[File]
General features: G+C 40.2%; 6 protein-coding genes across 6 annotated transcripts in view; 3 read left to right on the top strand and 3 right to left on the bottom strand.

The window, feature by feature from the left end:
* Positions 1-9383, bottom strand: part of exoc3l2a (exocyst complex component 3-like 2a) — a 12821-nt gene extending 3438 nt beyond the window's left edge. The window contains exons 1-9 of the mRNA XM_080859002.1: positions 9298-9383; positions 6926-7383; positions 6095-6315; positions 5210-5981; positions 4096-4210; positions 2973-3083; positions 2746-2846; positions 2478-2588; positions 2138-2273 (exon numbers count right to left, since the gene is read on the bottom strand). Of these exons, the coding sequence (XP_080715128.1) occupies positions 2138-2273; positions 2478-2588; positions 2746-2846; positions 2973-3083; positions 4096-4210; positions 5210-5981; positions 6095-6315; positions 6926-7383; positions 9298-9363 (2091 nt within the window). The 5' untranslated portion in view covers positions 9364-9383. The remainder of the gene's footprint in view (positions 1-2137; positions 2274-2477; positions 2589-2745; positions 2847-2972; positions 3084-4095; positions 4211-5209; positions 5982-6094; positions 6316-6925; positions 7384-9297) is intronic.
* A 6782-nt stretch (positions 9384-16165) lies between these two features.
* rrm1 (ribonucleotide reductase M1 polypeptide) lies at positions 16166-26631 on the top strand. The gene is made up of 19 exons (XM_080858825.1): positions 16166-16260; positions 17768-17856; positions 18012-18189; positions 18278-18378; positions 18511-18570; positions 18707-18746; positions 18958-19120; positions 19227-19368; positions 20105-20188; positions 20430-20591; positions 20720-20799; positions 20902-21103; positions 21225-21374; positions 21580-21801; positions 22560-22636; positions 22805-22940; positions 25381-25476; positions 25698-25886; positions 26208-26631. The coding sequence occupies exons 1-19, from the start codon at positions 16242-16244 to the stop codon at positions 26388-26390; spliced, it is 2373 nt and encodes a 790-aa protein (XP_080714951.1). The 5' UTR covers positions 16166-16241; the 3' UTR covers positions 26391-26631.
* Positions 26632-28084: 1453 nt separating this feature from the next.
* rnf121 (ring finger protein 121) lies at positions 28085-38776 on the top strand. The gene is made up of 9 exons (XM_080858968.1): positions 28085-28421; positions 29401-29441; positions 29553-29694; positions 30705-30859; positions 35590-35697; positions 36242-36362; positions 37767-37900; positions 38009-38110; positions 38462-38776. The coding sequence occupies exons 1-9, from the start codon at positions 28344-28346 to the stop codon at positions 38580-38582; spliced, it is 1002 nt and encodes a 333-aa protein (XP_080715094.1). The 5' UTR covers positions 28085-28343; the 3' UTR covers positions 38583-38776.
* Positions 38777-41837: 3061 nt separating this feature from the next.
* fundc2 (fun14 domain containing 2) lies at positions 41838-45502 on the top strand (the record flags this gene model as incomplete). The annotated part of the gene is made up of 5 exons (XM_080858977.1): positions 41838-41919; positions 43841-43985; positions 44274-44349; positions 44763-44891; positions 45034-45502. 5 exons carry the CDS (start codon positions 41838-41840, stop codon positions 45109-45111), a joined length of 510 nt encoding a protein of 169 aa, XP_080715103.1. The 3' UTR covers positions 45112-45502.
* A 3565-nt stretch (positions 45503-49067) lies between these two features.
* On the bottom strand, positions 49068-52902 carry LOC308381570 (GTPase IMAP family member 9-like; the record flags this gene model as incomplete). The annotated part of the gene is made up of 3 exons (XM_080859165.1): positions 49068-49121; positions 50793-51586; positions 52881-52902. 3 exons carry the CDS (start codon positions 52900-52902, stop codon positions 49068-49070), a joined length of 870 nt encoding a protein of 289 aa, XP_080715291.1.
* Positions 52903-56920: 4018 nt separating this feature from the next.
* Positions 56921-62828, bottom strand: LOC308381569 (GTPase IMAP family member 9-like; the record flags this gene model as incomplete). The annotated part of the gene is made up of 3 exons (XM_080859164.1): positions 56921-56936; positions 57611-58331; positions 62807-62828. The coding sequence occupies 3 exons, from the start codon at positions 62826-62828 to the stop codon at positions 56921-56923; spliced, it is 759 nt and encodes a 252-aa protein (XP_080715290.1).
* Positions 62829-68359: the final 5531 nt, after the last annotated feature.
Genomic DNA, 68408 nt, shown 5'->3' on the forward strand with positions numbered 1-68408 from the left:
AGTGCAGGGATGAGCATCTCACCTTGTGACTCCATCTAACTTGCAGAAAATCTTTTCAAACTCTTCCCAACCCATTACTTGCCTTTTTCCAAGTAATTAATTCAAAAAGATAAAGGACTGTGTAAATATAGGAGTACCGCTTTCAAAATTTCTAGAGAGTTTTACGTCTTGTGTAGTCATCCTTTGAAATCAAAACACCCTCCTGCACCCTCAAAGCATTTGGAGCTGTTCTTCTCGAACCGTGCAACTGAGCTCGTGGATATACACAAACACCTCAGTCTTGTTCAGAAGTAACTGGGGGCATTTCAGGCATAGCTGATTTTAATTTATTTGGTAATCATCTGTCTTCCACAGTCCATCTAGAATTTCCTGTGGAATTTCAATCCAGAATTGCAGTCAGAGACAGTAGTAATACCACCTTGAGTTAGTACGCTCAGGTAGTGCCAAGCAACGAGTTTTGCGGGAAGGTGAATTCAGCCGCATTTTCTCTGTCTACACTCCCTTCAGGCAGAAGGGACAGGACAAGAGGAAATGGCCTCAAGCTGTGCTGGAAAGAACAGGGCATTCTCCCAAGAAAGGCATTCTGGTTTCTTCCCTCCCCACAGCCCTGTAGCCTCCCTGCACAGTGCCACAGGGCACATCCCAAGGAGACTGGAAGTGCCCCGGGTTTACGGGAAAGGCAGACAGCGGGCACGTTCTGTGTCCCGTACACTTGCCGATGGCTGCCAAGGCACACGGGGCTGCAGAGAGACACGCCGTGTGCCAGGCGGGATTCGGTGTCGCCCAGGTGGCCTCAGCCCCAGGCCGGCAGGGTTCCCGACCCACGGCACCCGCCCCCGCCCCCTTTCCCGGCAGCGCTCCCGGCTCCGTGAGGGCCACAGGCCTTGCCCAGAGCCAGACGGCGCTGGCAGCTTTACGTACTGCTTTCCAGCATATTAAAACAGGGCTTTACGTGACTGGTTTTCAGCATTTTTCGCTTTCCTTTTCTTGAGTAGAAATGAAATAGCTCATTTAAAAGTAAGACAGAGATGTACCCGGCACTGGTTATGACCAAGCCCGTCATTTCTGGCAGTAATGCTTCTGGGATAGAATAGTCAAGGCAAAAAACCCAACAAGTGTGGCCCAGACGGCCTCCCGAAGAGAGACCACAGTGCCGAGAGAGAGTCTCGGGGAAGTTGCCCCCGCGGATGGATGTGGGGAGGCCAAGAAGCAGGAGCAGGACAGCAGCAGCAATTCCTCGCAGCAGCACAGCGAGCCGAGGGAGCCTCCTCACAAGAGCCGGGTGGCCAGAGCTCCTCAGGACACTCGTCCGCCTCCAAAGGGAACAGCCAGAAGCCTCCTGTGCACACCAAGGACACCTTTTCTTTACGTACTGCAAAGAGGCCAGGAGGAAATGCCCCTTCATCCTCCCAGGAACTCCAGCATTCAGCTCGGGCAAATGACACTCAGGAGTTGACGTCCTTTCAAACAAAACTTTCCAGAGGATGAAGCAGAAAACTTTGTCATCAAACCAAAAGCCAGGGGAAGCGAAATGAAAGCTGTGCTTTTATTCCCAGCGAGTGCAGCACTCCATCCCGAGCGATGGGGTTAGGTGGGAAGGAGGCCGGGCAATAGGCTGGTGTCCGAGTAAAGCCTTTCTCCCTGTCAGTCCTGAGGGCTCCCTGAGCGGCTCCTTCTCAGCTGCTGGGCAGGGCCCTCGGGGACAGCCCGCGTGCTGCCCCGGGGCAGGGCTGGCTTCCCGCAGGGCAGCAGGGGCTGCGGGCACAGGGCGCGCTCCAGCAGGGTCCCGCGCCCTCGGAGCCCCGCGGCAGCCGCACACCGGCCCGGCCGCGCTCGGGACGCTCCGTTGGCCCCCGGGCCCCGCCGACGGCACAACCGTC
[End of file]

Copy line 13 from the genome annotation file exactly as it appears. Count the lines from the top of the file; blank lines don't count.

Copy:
* Positions 56921-62828, bottom strand: LOC308381569 (GTPase IMAP family member 9-like; the record flags this gene model as incomplete). The annotated part of the gene is made up of 3 exons (XM_080859164.1): positions 56921-56936; positions 57611-58331; positions 62807-62828. The coding sequence occupies 3 exons, from the start codon at positions 62826-62828 to the stop codon at positions 56921-56923; spliced, it is 759 nt and encodes a 252-aa protein (XP_080715290.1).